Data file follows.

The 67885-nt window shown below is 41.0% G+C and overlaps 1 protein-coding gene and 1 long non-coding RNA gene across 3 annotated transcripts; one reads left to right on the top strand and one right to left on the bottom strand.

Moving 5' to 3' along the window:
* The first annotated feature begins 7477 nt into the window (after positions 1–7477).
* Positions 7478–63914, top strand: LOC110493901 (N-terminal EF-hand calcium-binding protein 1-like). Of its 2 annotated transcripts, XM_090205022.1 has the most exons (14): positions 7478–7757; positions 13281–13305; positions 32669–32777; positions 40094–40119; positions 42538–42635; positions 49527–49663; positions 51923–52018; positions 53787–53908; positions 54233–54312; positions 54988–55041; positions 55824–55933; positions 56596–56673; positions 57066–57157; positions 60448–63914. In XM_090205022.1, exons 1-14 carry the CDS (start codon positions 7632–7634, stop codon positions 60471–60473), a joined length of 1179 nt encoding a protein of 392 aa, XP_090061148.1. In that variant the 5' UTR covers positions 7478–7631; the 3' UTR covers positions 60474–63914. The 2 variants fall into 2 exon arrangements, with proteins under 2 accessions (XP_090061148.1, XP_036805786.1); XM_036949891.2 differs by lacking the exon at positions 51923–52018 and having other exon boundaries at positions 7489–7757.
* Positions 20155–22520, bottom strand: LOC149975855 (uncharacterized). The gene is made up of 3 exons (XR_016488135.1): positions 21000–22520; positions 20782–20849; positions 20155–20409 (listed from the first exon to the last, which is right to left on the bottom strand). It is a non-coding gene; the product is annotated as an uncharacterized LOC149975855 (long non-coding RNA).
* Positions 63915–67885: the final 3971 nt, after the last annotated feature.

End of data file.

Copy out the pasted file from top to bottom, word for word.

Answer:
The 67885-nt window shown below is 41.0% G+C and overlaps 1 protein-coding gene and 1 long non-coding RNA gene across 3 annotated transcripts; one reads left to right on the top strand and one right to left on the bottom strand.

Moving 5' to 3' along the window:
* The first annotated feature begins 7477 nt into the window (after positions 1–7477).
* Positions 7478–63914, top strand: LOC110493901 (N-terminal EF-hand calcium-binding protein 1-like). Of its 2 annotated transcripts, XM_090205022.1 has the most exons (14): positions 7478–7757; positions 13281–13305; positions 32669–32777; positions 40094–40119; positions 42538–42635; positions 49527–49663; positions 51923–52018; positions 53787–53908; positions 54233–54312; positions 54988–55041; positions 55824–55933; positions 56596–56673; positions 57066–57157; positions 60448–63914. In XM_090205022.1, exons 1-14 carry the CDS (start codon positions 7632–7634, stop codon positions 60471–60473), a joined length of 1179 nt encoding a protein of 392 aa, XP_090061148.1. In that variant the 5' UTR covers positions 7478–7631; the 3' UTR covers positions 60474–63914. The 2 variants fall into 2 exon arrangements, with proteins under 2 accessions (XP_090061148.1, XP_036805786.1); XM_036949891.2 differs by lacking the exon at positions 51923–52018 and having other exon boundaries at positions 7489–7757.
* Positions 20155–22520, bottom strand: LOC149975855 (uncharacterized). The gene is made up of 3 exons (XR_016488135.1): positions 21000–22520; positions 20782–20849; positions 20155–20409 (listed from the first exon to the last, which is right to left on the bottom strand). It is a non-coding gene; the product is annotated as an uncharacterized LOC149975855 (long non-coding RNA).
* Positions 63915–67885: the final 3971 nt, after the last annotated feature.